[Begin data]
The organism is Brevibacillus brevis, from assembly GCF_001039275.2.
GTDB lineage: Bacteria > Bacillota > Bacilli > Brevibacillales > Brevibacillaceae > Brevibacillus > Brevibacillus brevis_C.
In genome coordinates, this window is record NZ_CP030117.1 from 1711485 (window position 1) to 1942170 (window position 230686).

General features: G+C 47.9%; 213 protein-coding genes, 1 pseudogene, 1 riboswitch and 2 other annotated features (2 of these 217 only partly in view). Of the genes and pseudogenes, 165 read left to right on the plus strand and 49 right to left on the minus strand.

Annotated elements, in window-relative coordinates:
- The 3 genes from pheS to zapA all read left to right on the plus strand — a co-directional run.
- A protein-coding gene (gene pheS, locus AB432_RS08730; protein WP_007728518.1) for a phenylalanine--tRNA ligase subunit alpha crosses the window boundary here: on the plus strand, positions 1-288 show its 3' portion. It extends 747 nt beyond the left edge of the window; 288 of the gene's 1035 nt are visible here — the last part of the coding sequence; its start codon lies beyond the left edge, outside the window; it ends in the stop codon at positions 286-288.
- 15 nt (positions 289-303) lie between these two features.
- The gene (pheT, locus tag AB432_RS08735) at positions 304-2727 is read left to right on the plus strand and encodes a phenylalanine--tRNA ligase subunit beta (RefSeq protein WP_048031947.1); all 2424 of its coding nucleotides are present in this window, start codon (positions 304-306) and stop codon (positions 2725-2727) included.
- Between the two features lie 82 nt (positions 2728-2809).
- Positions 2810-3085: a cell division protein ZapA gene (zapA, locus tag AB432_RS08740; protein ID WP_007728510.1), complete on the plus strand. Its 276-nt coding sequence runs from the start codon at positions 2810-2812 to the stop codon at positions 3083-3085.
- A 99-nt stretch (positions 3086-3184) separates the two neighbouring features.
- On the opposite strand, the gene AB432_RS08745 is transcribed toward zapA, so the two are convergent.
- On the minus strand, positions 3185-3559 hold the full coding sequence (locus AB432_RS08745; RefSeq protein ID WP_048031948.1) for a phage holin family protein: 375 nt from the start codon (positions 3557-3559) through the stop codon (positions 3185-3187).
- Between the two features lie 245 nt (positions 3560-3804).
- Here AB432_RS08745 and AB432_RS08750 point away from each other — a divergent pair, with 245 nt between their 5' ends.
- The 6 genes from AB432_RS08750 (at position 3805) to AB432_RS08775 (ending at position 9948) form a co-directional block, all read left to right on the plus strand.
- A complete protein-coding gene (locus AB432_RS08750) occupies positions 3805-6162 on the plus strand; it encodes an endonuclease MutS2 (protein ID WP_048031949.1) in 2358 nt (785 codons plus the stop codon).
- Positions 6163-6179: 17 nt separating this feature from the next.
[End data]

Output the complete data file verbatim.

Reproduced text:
The organism is Brevibacillus brevis, from assembly GCF_001039275.2.
GTDB lineage: Bacteria > Bacillota > Bacilli > Brevibacillales > Brevibacillaceae > Brevibacillus > Brevibacillus brevis_C.
In genome coordinates, this window is record NZ_CP030117.1 from 1711485 (window position 1) to 1942170 (window position 230686).

General features: G+C 47.9%; 213 protein-coding genes, 1 pseudogene, 1 riboswitch and 2 other annotated features (2 of these 217 only partly in view). Of the genes and pseudogenes, 165 read left to right on the plus strand and 49 right to left on the minus strand.

Annotated elements, in window-relative coordinates:
- The 3 genes from pheS to zapA all read left to right on the plus strand — a co-directional run.
- A protein-coding gene (gene pheS, locus AB432_RS08730; protein WP_007728518.1) for a phenylalanine--tRNA ligase subunit alpha crosses the window boundary here: on the plus strand, positions 1-288 show its 3' portion. It extends 747 nt beyond the left edge of the window; 288 of the gene's 1035 nt are visible here — the last part of the coding sequence; its start codon lies beyond the left edge, outside the window; it ends in the stop codon at positions 286-288.
- 15 nt (positions 289-303) lie between these two features.
- The gene (pheT, locus tag AB432_RS08735) at positions 304-2727 is read left to right on the plus strand and encodes a phenylalanine--tRNA ligase subunit beta (RefSeq protein WP_048031947.1); all 2424 of its coding nucleotides are present in this window, start codon (positions 304-306) and stop codon (positions 2725-2727) included.
- Between the two features lie 82 nt (positions 2728-2809).
- Positions 2810-3085: a cell division protein ZapA gene (zapA, locus tag AB432_RS08740; protein ID WP_007728510.1), complete on the plus strand. Its 276-nt coding sequence runs from the start codon at positions 2810-2812 to the stop codon at positions 3083-3085.
- A 99-nt stretch (positions 3086-3184) separates the two neighbouring features.
- On the opposite strand, the gene AB432_RS08745 is transcribed toward zapA, so the two are convergent.
- On the minus strand, positions 3185-3559 hold the full coding sequence (locus AB432_RS08745; RefSeq protein ID WP_048031948.1) for a phage holin family protein: 375 nt from the start codon (positions 3557-3559) through the stop codon (positions 3185-3187).
- Between the two features lie 245 nt (positions 3560-3804).
- Here AB432_RS08745 and AB432_RS08750 point away from each other — a divergent pair, with 245 nt between their 5' ends.
- The 6 genes from AB432_RS08750 (at position 3805) to AB432_RS08775 (ending at position 9948) form a co-directional block, all read left to right on the plus strand.
- A complete protein-coding gene (locus AB432_RS08750) occupies positions 3805-6162 on the plus strand; it encodes an endonuclease MutS2 (protein ID WP_048031949.1) in 2358 nt (785 codons plus the stop codon).
- Positions 6163-6179: 17 nt separating this feature from the next.